Thanks for all the comments.

As a refresher, here's the code that we were looking at:

enum ResponseType { ReturnValues, InvalidInput }

string CreateWebText(string userInput, ResponseType operation) {
   switch (operation) {
      case ResponseType.ReturnValues:
         userInput = "<h1>Values</h1>" + FilterOutBadStuff(userInput);
         break;
      case ResponseType.InvalidInput:
         userInput = "<h1>Invalid</h1>" + FilterOutBadStuff(userInput);
         break;
   }
   return userInput;
}

First, there were a few comments about not generating HTML yourself, not echoing input back to the user, and not writing something that is already present in ASP.NET.

Agreed, agreed, agreed. There are lots of attacks that depend on this, and you shouldn't even do it for debugging.

There was considerable discussion about whether the variable "userInput" should be reused. In most cases, I think that it's best to come up with a new name, but there are cases where it makes more sense to reuse the name. I don't feel strongly about this case.

Finally, on to the big thing - or what I define as the big thing, at least - the handling of the enum.

Enums in C# are double-duty - they serve both as sets and as bit fields. That means that an enum can have any value that is valid on the underlying type. In this case, there's no type defined, so it's an int. In other words, you can write:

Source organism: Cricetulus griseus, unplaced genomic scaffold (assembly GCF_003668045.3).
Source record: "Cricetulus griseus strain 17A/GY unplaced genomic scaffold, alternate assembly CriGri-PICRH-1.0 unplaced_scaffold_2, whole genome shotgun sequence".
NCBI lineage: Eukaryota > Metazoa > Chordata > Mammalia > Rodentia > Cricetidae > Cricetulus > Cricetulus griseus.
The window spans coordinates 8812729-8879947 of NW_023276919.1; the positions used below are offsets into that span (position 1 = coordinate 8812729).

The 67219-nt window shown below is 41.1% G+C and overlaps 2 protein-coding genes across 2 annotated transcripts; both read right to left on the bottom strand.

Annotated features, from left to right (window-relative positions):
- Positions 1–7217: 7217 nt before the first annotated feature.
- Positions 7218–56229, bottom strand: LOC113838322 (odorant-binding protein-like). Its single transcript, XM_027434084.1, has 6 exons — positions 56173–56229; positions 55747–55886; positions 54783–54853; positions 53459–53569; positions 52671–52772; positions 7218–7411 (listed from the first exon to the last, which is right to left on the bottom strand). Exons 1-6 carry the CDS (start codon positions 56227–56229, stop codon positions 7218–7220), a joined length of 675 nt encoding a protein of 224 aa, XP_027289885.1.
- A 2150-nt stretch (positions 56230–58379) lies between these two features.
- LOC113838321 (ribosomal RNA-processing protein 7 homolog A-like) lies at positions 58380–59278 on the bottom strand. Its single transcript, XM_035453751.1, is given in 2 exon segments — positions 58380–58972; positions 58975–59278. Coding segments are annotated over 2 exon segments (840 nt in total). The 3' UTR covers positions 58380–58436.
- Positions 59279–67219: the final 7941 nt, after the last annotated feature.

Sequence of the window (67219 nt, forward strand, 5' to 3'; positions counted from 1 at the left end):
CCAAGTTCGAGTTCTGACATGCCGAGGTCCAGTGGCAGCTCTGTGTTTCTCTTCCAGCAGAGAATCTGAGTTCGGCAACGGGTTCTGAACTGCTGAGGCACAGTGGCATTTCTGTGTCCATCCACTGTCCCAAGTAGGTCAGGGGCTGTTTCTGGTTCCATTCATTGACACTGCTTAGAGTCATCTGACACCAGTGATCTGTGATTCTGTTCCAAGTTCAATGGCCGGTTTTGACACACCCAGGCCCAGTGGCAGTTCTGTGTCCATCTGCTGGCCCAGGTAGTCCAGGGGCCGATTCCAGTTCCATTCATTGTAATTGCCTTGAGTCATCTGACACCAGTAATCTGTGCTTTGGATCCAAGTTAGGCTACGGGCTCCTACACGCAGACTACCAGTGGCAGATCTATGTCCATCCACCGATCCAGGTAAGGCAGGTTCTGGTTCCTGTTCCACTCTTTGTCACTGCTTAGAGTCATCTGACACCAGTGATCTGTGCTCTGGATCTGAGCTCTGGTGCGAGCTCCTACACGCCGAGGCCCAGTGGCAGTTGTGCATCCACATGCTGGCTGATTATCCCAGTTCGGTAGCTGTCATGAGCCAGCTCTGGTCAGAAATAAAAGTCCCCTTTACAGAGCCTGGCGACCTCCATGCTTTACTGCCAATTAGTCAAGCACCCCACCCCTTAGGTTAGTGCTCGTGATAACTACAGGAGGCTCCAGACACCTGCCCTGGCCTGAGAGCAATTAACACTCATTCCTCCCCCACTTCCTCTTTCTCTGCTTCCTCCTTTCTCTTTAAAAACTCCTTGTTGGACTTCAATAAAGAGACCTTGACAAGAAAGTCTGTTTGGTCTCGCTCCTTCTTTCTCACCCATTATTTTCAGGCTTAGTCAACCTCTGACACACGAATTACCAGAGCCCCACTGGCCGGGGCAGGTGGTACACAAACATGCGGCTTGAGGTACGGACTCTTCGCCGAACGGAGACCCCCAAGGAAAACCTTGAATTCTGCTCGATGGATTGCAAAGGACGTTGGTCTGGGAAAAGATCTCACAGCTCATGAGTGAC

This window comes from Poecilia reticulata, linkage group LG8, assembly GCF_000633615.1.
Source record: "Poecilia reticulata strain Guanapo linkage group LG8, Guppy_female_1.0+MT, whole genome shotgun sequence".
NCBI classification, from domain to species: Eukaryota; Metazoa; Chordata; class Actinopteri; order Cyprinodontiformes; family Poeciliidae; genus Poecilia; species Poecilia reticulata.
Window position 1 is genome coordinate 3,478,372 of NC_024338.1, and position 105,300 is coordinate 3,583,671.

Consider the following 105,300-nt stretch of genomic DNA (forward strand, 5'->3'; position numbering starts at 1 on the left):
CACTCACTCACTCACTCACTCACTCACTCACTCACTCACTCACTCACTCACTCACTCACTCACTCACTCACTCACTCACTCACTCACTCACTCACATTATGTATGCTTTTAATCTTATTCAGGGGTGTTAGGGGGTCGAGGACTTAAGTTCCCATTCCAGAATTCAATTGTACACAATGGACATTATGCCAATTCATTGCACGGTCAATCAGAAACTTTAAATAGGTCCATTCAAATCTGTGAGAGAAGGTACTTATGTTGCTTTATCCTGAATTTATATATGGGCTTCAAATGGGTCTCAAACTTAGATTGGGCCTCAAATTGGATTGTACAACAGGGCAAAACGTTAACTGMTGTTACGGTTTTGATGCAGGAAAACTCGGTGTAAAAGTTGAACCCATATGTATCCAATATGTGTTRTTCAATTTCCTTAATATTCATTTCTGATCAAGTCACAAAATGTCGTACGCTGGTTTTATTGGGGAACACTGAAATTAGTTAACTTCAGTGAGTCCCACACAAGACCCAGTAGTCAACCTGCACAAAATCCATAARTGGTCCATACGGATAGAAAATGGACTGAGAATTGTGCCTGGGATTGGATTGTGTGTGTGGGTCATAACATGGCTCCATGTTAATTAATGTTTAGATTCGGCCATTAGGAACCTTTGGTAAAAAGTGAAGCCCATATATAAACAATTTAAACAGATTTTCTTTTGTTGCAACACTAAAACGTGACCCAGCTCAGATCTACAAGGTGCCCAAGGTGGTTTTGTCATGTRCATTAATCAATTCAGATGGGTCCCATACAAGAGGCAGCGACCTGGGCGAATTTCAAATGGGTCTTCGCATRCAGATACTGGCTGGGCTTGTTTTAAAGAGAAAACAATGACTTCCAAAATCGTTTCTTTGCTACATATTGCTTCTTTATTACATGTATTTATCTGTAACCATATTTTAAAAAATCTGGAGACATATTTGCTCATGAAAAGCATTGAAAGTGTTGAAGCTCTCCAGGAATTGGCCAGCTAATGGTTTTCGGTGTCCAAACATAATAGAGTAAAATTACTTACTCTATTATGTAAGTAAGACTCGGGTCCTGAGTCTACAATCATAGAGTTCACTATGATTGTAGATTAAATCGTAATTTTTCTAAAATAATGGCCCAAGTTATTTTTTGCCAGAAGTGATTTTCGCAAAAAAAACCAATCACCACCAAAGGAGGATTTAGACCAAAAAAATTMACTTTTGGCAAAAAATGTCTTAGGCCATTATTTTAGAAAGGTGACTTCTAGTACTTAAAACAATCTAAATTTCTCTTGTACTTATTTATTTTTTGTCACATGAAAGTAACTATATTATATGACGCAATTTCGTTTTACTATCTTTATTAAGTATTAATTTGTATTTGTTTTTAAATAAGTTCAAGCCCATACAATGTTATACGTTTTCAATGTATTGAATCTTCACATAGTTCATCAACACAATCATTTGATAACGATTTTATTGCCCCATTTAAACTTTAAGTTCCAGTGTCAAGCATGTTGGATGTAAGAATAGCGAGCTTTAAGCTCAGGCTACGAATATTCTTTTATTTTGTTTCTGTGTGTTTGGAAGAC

ResponseType responseType = (ResponseType) 157;

and things will work just fine.

So, we need a way to validate the value (assuming, of course, that we're going to keep this routine. We wouldn't in practice, but humor me...)

Here's a modification that does that:

string CreateWebText(string userInput, ResponseType operation) {
   if (!Enum.IsDefined(typeof(ResponseType), operation)
      throw new InvalidArgumentException(...);

   switch (operation) {
      case ResponseType.ReturnValues:
         userInput = "<h1>Values</h1>" + FilterOutBadStuff(userInput);
         break;
      case ResponseType.InvalidInput:
         userInput = "<h1>Invalid</h1>" + FilterOutBadStuff(userInput);
         break;
   }
   return userInput;
}

And that works just fine.

Or does it?